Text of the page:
Reams have been written about the similarities between coffee and chocolate. They are both grown in the tropics, and require fermentation, drying and roasting to develop their flavours.
They both have hundreds of potential aromatic compounds or flavour notes. This is what makes them such wonderful worlds to explore and what opens the door to endless pairing opportunities.
I am very particular about my coffee, and always get a few sacks put in with the cacaos I get from Colombia and Peru. Over the years I have discovered some wonderful beans this way. I give them a light roast and keep my family well supplied!
It was an obvious step to make a coffee chocolate. No coffee essences for me. I take the freshly roasted beans, and capture them in all their glory by refining them into the chocolate while they are still warm.
Pairing the right cacaos with the right coffees is the next challenge. It is tempting to do it by growing region, but really it needs to be done by flavour.
It turns out to be almost impossible to pair highly fruity, citrusy chocolates with coffee. They seem to bring out too much acidity in the coffee and the effect is a pitched battle in your mouth!
The place to look is the nutty, caramelly side of the flavour map and these are the chocolates you will find in your boxes this month, so you can try creating your own pairings.
There is one very big difference. However much I love coffee, for years I gave it up completely and just drank hot chocolate made with 100% cacao. It gives you that same boost of energy and alertness but without the edginess. Whereas caffeine in coffee stimulates the body to produce stress producing cortisol, theobromine in chocolate makes the body produce endorphins which are what make you feel good after exercise. As a drink, for me it is chocolate all the way!
Las Trincheras 72 and Rio Caribe 72 are both in the nutty part of the flavour map and so perfect for coffee pairings. Las Trincheras is the bean I chose to make this month’s coffee chocolate. It provides the perfect gentle back note.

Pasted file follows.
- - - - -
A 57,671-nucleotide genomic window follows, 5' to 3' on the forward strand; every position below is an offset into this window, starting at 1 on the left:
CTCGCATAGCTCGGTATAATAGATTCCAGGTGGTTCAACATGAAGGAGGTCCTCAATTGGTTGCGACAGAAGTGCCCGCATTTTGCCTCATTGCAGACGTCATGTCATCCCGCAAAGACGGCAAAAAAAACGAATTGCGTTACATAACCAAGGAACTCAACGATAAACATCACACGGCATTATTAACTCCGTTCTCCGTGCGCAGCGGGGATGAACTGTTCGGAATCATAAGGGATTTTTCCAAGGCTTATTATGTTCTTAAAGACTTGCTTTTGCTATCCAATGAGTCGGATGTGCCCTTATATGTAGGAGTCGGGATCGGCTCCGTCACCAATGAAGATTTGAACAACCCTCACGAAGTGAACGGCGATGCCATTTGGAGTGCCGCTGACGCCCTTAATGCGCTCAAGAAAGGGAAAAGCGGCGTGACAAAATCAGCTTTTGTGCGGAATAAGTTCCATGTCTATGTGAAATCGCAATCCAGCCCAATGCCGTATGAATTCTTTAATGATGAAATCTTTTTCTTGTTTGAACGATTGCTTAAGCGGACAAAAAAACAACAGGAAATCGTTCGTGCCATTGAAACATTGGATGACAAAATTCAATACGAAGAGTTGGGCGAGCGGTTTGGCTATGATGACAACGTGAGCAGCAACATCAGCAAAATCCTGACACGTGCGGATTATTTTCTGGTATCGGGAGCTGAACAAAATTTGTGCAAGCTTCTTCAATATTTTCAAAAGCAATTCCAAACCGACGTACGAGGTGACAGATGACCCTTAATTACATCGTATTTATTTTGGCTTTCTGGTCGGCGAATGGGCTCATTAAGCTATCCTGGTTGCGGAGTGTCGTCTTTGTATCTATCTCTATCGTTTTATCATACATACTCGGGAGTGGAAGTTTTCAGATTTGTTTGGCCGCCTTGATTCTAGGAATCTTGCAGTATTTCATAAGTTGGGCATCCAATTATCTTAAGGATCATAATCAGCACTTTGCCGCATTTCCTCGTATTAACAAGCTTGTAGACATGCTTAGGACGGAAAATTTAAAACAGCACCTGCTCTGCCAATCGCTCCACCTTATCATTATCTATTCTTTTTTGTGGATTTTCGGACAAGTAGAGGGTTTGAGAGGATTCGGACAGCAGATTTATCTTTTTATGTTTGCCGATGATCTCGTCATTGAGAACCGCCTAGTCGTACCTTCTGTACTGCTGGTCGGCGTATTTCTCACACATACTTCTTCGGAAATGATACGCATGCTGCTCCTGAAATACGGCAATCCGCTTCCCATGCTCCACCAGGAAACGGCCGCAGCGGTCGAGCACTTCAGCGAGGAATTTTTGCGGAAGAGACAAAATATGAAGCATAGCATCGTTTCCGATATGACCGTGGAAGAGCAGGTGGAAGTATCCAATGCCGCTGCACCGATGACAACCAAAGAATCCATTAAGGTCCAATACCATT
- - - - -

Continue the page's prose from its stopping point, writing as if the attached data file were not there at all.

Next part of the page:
Milk of the Stars is a 54% Surabaya cacao milk chocolate. For me it’s like a flat white – enough milk to make it creamy but not so much it drowns the chocolate. Cadbury’s is a latte! Milk of the Gods at 44% Rio Caribe cacao is the cappuccino in this world.
For real indulgence try dipping El Blanco in an espresso and sucking it as it melts…soooo good!
Now we turn nutty. I always associate walnuts with coffee, a childhood of coffee walnut cakes and walnut whips perhaps. So that is the other Magnificent Creation I made this month. And to go with it I have chosen chocolates made with other nuts as a point of comparison: Hazelnut Raisin, and Almendra and Sea Kissed Almond both made with the incomparable Marcona almonds.
Toasted Walnut. Las Trincheras 72 dark chocolate with coffee and toasted walnuts #59
I have always wanted to make a proper walnut whip! But until then, here you have the perfect pairing of smooth nutty dark chocolate and lightly toasted walnuts.
Cappuccino. Dark coffee chocolate swirled with creamy white chocolate #60
Imagine the joy of dipping creamy El Blanco white chocolate in your espresso. Here you have it in chocolate form. Swirls of coffee heaven.